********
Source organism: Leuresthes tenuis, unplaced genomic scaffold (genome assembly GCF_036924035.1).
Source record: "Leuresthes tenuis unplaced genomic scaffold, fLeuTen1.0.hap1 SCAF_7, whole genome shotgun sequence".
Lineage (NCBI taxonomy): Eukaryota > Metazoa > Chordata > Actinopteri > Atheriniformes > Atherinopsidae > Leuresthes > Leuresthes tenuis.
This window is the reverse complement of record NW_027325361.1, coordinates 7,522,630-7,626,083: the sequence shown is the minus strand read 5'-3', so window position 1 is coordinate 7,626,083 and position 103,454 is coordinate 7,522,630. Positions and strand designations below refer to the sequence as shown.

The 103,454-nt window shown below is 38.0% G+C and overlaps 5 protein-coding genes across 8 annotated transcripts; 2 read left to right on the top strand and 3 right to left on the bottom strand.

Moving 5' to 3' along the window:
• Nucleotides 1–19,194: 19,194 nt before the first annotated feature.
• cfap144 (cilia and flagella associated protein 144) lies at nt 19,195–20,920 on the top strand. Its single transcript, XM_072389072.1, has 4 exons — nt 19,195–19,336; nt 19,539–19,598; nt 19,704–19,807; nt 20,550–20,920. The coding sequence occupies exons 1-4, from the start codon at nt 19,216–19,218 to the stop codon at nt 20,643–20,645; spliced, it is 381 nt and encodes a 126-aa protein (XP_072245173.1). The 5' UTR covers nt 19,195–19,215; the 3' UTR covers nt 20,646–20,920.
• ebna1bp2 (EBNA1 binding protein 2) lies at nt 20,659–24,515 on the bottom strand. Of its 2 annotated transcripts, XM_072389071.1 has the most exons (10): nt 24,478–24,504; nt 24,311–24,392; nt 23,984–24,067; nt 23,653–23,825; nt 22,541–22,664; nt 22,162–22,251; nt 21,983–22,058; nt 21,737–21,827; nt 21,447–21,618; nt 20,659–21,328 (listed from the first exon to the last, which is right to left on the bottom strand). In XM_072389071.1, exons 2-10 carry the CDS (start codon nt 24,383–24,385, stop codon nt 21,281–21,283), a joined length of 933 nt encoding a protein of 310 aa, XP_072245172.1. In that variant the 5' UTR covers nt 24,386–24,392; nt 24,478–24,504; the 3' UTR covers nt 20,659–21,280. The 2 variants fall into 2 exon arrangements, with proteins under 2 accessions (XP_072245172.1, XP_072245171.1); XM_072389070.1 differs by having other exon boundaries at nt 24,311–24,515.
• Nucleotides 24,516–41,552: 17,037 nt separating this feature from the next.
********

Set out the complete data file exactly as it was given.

Source organism: Leuresthes tenuis, unplaced genomic scaffold (genome assembly GCF_036924035.1).
Source record: "Leuresthes tenuis unplaced genomic scaffold, fLeuTen1.0.hap1 SCAF_7, whole genome shotgun sequence".
Lineage (NCBI taxonomy): Eukaryota > Metazoa > Chordata > Actinopteri > Atheriniformes > Atherinopsidae > Leuresthes > Leuresthes tenuis.
This window is the reverse complement of record NW_027325361.1, coordinates 7,522,630-7,626,083: the sequence shown is the minus strand read 5'-3', so window position 1 is coordinate 7,626,083 and position 103,454 is coordinate 7,522,630. Positions and strand designations below refer to the sequence as shown.

The 103,454-nt window shown below is 38.0% G+C and overlaps 5 protein-coding genes across 8 annotated transcripts; 2 read left to right on the top strand and 3 right to left on the bottom strand.

Moving 5' to 3' along the window:
• Nucleotides 1–19,194: 19,194 nt before the first annotated feature.
• cfap144 (cilia and flagella associated protein 144) lies at nt 19,195–20,920 on the top strand. Its single transcript, XM_072389072.1, has 4 exons — nt 19,195–19,336; nt 19,539–19,598; nt 19,704–19,807; nt 20,550–20,920. The coding sequence occupies exons 1-4, from the start codon at nt 19,216–19,218 to the stop codon at nt 20,643–20,645; spliced, it is 381 nt and encodes a 126-aa protein (XP_072245173.1). The 5' UTR covers nt 19,195–19,215; the 3' UTR covers nt 20,646–20,920.
• ebna1bp2 (EBNA1 binding protein 2) lies at nt 20,659–24,515 on the bottom strand. Of its 2 annotated transcripts, XM_072389071.1 has the most exons (10): nt 24,478–24,504; nt 24,311–24,392; nt 23,984–24,067; nt 23,653–23,825; nt 22,541–22,664; nt 22,162–22,251; nt 21,983–22,058; nt 21,737–21,827; nt 21,447–21,618; nt 20,659–21,328 (listed from the first exon to the last, which is right to left on the bottom strand). In XM_072389071.1, exons 2-10 carry the CDS (start codon nt 24,383–24,385, stop codon nt 21,281–21,283), a joined length of 933 nt encoding a protein of 310 aa, XP_072245172.1. In that variant the 5' UTR covers nt 24,386–24,392; nt 24,478–24,504; the 3' UTR covers nt 20,659–21,280. The 2 variants fall into 2 exon arrangements, with proteins under 2 accessions (XP_072245172.1, XP_072245171.1); XM_072389070.1 differs by having other exon boundaries at nt 24,311–24,515.
• Nucleotides 24,516–41,552: 17,037 nt separating this feature from the next.